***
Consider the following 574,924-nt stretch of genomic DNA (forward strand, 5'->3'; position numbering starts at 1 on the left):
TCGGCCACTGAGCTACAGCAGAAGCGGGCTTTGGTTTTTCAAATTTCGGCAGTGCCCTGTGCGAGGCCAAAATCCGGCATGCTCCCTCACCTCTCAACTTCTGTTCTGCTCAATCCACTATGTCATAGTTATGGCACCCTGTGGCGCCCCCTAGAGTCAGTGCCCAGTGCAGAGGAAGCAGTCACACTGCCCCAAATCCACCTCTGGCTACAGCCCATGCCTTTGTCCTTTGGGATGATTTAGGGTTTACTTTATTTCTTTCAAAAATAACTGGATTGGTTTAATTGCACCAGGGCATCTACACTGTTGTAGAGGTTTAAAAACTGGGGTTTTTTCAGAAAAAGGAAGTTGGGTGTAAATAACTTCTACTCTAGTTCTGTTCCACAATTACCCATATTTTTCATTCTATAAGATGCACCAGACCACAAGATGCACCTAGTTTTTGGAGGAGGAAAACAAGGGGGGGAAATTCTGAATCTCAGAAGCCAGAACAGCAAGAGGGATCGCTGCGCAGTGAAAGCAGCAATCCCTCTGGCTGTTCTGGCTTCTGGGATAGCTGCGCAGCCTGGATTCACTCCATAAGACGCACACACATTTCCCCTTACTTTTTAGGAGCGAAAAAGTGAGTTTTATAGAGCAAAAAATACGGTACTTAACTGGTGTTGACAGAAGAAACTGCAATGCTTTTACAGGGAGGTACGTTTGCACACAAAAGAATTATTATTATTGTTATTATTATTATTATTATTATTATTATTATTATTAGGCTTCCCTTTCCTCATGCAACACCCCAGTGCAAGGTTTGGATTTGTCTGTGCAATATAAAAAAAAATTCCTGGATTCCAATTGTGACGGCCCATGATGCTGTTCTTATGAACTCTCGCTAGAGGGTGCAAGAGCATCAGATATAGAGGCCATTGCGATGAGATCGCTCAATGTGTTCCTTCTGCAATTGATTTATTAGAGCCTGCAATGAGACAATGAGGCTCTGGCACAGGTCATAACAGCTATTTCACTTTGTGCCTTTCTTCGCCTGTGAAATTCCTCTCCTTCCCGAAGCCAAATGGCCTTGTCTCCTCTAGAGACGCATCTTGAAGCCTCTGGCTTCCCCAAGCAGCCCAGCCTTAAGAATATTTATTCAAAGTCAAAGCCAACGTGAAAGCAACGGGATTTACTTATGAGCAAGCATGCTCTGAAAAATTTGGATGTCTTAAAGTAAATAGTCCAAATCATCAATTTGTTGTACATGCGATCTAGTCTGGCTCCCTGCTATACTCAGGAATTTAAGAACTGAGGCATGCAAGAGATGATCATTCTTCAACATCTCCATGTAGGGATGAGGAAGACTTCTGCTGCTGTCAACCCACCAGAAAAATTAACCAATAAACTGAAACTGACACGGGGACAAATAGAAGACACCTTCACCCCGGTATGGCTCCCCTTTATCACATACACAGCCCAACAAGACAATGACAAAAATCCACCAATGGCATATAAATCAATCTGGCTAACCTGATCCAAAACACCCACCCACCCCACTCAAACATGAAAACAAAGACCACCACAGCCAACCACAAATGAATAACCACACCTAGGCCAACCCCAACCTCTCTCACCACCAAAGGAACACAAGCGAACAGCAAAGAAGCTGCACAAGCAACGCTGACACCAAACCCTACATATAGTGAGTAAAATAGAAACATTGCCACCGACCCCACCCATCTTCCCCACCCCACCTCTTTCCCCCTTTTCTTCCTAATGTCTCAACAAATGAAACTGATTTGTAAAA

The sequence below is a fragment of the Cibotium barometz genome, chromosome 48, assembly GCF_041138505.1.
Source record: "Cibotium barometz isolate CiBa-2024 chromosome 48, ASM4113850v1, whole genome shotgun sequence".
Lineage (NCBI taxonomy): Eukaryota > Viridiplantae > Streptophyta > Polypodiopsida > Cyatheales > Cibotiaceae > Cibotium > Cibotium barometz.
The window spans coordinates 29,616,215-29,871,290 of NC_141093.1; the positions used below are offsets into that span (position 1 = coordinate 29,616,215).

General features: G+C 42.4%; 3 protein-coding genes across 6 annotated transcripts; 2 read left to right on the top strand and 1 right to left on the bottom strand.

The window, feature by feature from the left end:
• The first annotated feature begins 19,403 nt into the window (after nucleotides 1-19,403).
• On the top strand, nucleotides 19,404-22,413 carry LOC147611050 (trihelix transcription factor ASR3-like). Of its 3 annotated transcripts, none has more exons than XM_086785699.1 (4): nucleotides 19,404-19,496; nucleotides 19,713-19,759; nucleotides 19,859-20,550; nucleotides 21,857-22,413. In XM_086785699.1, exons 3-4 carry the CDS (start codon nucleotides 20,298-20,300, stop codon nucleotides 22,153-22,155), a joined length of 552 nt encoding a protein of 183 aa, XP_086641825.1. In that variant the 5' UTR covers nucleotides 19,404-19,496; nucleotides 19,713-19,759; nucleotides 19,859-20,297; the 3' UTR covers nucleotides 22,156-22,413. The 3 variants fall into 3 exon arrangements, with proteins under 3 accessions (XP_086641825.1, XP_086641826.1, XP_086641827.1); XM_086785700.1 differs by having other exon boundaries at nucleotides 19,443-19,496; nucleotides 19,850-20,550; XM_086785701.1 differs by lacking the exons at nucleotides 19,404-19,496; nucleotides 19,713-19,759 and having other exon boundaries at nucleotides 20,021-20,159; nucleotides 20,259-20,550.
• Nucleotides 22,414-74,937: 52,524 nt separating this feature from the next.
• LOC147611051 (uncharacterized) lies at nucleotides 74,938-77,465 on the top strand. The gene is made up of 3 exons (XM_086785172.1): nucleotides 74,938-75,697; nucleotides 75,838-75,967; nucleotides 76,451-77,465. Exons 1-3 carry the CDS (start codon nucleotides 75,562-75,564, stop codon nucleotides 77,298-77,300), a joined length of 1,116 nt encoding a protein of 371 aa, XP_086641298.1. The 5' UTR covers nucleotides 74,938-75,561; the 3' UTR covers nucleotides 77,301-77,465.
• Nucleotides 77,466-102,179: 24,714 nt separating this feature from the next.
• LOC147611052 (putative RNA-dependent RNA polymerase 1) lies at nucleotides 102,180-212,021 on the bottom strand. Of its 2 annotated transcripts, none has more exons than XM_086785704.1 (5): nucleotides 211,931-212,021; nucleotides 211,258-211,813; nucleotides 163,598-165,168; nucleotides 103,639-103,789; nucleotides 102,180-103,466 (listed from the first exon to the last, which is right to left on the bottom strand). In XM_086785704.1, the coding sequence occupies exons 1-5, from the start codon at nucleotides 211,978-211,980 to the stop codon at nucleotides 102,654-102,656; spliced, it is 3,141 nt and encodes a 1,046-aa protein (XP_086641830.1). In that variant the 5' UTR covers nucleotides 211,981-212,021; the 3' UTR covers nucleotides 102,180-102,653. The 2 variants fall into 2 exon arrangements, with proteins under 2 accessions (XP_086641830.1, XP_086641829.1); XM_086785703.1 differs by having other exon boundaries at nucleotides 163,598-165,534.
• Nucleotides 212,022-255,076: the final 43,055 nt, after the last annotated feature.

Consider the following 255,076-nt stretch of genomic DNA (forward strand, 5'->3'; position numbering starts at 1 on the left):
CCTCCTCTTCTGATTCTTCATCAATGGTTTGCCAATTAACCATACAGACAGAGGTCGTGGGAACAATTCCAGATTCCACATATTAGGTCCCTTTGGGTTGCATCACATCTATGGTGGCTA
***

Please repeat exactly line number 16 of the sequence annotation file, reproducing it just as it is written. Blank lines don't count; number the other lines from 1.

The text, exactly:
Consider the following 255,076-nt stretch of genomic DNA (forward strand, 5'->3'; position numbering starts at 1 on the left):